The Sanctuary movement was prominent in 1980’s in a good number of USA churches who offered support – legal, financial, housing, friendship to Latin American refugees fleeing repressive regimes in especially El Salvador and Guatemala. Civil wars raged in a number of South American countries and the Reagan administration was complicit in fostering unrest and supporting corrupt regimes. Many fled to America where church offered support that was basically illegal.
Other examples of sanctuary offered by American churches include the Underground Railway movement that assisted fleeing slaves.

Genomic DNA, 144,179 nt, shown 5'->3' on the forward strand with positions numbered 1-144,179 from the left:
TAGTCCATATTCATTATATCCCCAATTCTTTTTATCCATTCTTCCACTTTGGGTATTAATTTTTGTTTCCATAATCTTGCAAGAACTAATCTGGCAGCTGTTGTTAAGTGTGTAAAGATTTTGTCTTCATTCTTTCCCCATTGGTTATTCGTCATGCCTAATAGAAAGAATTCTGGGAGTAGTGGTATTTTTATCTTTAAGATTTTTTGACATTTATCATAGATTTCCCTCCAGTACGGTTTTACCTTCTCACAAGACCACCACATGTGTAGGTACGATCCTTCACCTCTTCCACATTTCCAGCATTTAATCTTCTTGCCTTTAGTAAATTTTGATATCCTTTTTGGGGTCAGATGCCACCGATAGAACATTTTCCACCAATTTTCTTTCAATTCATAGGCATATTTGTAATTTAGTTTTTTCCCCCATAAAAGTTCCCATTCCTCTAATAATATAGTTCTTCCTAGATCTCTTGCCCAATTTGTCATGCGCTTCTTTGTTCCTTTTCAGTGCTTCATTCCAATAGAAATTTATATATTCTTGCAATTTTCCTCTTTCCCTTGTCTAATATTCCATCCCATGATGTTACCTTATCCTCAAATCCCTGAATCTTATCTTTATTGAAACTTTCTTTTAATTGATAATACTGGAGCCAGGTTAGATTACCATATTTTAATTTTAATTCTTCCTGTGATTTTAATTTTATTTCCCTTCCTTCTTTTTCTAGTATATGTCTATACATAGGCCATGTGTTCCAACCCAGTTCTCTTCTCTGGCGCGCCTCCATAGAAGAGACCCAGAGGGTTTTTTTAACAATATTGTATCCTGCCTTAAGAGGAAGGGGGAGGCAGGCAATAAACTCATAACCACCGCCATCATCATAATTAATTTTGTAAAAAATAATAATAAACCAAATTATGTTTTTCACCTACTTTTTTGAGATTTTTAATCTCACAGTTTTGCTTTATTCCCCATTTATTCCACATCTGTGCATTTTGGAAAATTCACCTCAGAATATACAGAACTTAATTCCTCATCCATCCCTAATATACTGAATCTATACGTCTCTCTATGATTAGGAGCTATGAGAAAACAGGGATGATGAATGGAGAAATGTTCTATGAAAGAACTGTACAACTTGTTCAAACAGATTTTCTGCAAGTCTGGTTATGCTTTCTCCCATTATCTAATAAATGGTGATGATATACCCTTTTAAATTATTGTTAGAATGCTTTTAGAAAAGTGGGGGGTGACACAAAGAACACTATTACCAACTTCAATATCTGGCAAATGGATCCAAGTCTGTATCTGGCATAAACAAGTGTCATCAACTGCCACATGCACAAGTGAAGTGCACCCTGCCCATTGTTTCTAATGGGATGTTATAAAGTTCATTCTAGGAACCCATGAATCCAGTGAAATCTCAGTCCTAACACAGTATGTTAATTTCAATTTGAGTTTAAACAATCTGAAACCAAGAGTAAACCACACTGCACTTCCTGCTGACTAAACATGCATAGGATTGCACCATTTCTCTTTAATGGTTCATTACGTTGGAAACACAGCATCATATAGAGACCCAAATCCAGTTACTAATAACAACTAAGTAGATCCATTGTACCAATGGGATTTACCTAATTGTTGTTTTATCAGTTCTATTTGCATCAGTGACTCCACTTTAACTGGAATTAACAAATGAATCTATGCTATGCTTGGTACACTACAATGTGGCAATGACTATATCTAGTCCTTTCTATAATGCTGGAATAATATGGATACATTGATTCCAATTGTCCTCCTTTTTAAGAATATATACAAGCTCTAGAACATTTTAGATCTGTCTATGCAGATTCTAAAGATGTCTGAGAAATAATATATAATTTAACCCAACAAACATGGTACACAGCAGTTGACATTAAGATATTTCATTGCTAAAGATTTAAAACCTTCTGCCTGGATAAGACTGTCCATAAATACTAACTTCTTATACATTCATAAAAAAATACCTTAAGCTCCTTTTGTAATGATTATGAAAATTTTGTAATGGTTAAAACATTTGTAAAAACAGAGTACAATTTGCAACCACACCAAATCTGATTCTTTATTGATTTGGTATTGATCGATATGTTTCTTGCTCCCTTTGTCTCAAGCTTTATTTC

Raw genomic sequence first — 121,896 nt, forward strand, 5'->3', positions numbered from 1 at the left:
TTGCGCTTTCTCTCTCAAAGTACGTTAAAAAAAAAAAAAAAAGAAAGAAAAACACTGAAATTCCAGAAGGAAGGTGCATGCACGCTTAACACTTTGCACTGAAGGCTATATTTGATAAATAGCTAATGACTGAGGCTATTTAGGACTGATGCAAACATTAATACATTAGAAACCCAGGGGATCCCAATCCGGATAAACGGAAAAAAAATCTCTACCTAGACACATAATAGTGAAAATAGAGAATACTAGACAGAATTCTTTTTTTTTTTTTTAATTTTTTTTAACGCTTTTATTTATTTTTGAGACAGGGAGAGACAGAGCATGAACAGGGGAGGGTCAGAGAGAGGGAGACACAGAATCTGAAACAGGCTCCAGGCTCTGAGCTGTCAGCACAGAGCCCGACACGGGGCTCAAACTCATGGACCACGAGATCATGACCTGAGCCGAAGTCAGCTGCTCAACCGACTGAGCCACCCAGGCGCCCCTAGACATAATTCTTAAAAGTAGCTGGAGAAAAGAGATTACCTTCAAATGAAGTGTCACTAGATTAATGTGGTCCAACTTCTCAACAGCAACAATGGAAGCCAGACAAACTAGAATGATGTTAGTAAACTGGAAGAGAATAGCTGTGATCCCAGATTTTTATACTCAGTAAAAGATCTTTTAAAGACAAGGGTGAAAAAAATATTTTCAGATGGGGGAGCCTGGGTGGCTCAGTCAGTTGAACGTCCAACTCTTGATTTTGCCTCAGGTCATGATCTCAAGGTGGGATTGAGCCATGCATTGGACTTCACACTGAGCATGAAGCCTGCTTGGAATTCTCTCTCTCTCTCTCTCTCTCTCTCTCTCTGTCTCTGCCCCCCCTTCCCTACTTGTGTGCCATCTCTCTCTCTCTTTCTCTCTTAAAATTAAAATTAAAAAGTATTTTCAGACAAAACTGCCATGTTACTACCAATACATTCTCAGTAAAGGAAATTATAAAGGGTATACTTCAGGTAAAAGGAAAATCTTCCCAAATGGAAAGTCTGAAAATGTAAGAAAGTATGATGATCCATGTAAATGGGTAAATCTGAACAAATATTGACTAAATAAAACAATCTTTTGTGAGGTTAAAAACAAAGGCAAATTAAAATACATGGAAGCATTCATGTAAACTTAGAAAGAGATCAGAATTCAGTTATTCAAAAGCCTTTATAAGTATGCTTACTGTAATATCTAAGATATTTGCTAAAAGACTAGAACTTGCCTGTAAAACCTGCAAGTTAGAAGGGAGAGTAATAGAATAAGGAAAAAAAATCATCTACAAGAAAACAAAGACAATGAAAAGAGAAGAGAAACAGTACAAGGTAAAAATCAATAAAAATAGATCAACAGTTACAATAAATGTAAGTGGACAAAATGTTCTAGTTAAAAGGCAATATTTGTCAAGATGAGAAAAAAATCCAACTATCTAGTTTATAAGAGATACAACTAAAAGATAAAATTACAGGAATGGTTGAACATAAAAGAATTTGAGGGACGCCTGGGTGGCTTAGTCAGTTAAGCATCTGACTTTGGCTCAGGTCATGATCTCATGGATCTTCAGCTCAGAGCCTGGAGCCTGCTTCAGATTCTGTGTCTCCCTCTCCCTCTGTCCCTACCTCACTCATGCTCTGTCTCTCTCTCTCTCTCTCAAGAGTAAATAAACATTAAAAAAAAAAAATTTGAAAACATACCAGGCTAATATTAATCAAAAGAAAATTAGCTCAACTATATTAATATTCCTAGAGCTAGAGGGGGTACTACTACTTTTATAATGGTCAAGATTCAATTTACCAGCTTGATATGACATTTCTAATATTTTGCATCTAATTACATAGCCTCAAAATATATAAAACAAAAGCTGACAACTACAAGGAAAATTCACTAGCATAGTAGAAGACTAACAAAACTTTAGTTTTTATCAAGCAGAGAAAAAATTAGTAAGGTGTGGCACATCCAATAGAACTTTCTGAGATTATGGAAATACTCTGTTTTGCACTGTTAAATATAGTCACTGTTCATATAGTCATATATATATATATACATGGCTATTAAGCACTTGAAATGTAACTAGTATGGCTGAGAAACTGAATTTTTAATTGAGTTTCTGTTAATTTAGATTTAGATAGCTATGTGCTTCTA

Sanctuary has historical basis for Christian churches. The Sanctuary Movement traced its roots to the ancient Judaic tradition of Sanctuary. In the Old Testament, God commanded Moses to set aside cities and places of refuge in Canaan where the persecuted could seek asylum. This concept can also be found in ancient Roman law, medieval canon law and British common law. Same principles of granting sanctuary were behind many people housing and assisting and assisting to flee jews in Europe. Being revived today in light of Asylum Seekers. Church putting up signs, offering to take in Asylum Seekers, some of this gets pretty close to the edge of the law as it currently stands.
we then played “Sanctuary”, a song by Eliza Gilkyson, as sung by Sam Butler on his album “Raise Your Hands”. A great album!